P.T.Millington Collection (2002, G.Brown)


Location: town
Time of Occurrence
New Year, Christmas
Collective name


Source author
George Brown
Source title
The Mummers
Source publication
8th Jan.2002


Chief Mummer / Little Diddly Dought / Head Mummer
Knight / First Knight
Second Knight
Doctor Brown / Doctor



{A Play for New Year written down by George Brown of Belford, Christmas 1986, from memories of Great Grandfather Brown of Allendale who was Head Mummer about 1860-1870. The play was for about six men and was performed at public houses on New Year's Eve, The men carried Tarry Toots. (Sacking tied on stout branches and dipped in pitch to burn.)}

Actors. {Outside, shouting in}

Way, way, make way, for all the merry actors.
We hope to make the play.

Chief Mummer. {Calling in}

Here comes little Diddly Dought,
If you don't give money, I'll chase you all out.
Money I want and money I crave.
If you don't give me money I'll send you all to your grave.

{Chief Mummer departs}

{Enter Knight}


Room! Room ! Make room.
I hope to win the game.

{Enter Second Knight}

Second Knight.

The game, sir; the game, sir, is net within your power,
For I could cut you down in inches in less than half an hour.
For my head is made of iron,
My body made of steel,
Legs and arms of beaten brass
No man can make me feel.

First Knight,

If your head is made of iron
And your body made of steel,
Legs and arms of beaten brass
I'm the man to make you feel.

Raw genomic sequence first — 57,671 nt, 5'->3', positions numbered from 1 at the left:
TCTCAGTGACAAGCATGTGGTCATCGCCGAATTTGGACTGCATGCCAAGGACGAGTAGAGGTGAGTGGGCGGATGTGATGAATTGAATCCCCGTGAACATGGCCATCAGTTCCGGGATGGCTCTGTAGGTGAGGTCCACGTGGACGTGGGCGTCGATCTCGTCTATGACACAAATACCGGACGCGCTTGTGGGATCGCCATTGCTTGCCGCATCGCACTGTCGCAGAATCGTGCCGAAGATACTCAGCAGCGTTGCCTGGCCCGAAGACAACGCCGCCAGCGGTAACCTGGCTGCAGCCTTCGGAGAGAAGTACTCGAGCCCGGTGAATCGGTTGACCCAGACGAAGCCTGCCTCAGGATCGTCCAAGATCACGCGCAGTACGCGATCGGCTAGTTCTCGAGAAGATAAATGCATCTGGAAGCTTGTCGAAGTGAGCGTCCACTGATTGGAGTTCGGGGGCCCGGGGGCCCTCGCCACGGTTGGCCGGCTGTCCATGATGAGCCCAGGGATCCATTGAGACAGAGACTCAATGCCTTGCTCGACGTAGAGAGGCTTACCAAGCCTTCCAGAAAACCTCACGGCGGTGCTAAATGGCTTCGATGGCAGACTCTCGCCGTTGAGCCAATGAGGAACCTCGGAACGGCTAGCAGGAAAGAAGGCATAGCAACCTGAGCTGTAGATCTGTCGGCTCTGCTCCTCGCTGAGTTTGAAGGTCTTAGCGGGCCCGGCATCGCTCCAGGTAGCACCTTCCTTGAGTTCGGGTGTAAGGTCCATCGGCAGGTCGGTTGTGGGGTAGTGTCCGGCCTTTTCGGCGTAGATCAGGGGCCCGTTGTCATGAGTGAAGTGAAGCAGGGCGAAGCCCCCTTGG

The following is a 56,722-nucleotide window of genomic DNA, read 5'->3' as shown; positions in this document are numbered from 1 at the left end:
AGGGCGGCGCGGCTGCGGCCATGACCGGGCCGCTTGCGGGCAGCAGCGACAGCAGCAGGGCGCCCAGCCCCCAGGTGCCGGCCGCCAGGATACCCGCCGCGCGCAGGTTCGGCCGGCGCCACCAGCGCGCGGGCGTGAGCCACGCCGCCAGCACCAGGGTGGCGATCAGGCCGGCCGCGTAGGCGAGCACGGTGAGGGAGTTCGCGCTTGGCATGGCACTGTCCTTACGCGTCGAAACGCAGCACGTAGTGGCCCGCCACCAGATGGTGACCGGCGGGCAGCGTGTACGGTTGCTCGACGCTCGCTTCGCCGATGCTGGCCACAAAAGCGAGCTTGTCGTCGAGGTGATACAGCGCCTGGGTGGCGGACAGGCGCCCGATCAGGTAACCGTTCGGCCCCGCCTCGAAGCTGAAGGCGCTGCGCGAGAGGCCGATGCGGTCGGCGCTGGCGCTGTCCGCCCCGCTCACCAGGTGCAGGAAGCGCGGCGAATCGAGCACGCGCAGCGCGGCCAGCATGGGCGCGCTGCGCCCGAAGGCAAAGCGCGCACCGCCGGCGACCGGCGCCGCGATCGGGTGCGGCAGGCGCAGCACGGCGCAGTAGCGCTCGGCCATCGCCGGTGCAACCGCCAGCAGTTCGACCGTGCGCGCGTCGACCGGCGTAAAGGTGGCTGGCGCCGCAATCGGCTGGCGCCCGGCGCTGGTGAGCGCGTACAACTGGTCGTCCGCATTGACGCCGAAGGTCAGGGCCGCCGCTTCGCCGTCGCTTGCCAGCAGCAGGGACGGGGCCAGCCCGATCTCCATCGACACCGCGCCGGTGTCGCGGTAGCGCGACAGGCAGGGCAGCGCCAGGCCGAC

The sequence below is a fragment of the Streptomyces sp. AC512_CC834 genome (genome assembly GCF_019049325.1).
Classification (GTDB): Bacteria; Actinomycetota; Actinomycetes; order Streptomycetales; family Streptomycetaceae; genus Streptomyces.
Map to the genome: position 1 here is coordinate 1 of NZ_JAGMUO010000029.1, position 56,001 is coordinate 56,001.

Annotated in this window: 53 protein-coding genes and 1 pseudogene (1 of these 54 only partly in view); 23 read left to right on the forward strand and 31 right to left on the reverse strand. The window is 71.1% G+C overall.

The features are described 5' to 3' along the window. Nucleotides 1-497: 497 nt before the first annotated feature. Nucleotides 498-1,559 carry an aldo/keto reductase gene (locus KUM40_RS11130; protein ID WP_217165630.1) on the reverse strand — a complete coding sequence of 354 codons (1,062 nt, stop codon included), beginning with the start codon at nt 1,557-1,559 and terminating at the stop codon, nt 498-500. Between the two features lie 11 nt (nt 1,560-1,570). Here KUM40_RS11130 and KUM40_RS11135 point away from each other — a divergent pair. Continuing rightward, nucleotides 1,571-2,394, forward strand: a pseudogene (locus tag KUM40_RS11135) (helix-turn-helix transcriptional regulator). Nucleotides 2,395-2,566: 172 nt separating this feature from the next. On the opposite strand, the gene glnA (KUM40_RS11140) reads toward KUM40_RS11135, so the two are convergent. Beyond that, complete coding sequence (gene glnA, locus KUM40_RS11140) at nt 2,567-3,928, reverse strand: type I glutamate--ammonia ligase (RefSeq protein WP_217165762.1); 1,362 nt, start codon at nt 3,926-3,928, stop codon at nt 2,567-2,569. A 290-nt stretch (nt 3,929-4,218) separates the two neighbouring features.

Second Knight.

You Sir?

First Knight.

Aye Sir.

Second Knight.

Take your sword and try sir.

{They set to and fight- Second Knight falls.}


He hacked him doon in pieces sma'.

First Knight.

Ah me, what have I done?
I have killed my sister's only brother's son.
Call the doctor.
I will give five pounds for a doctor,

Actors, {shouting}

There is no five.

First knight.

I will give ten.

Actors. {shouting}

There is no ten.

First knight.

I'll give the world.


Hurrah! Here comes old Doctor Brown
The best old doctor in the town.
How came you to be a doctor?


By my travels.


How far did you travel?


Upstairs and downstairs, into my grandmother's cupboard
With a lump of sugar and butter and bread.
And I think that's a very hard day's work.


Can you do anything for this man?


Yes I can.
I have a little bottle in my pocket.
That cries Hokey Pokey- take a smell.
Rise up and sing this song.

{Second Knight rises and chants with doctor}

Second Knight and doctor.

Once I was dead, but now I'm alive.
God bless the doctor who made me alive.
With a pocket full of money and a barrel full of beer-
I wish you a Merry Christinas
And a Happy New Year.


From an accompanying letter from M.Williams dated 8th Jan.2002:

"Here is the mummers' play given to me by George brown of Norham, son of the George Brown of Belford mentioned in the text. The play is apparently from Allendale. Goerge jnr. (of Norham) remembers it being performed by this family at home in Gateshead, where his father worked during WW2, every Christmas as family entertainment.

The family has a long and continuing tradition of working in forestry and landscape gardening in various parts of Northumberland, and George snr. always claimed they were descended from 'Capability' Brown.

George jnr can't remember any more details about the play. George snr. died recently.

Peter Millington's Notes:

The typescript of this play was found among the papers of George Brown snr of Belford, Northumberland, and passed to me by M.Williams. It is not known who it was that typed up the play, although it was probably someone in the family. It was this text that was used by the family when they lived in Gateshead.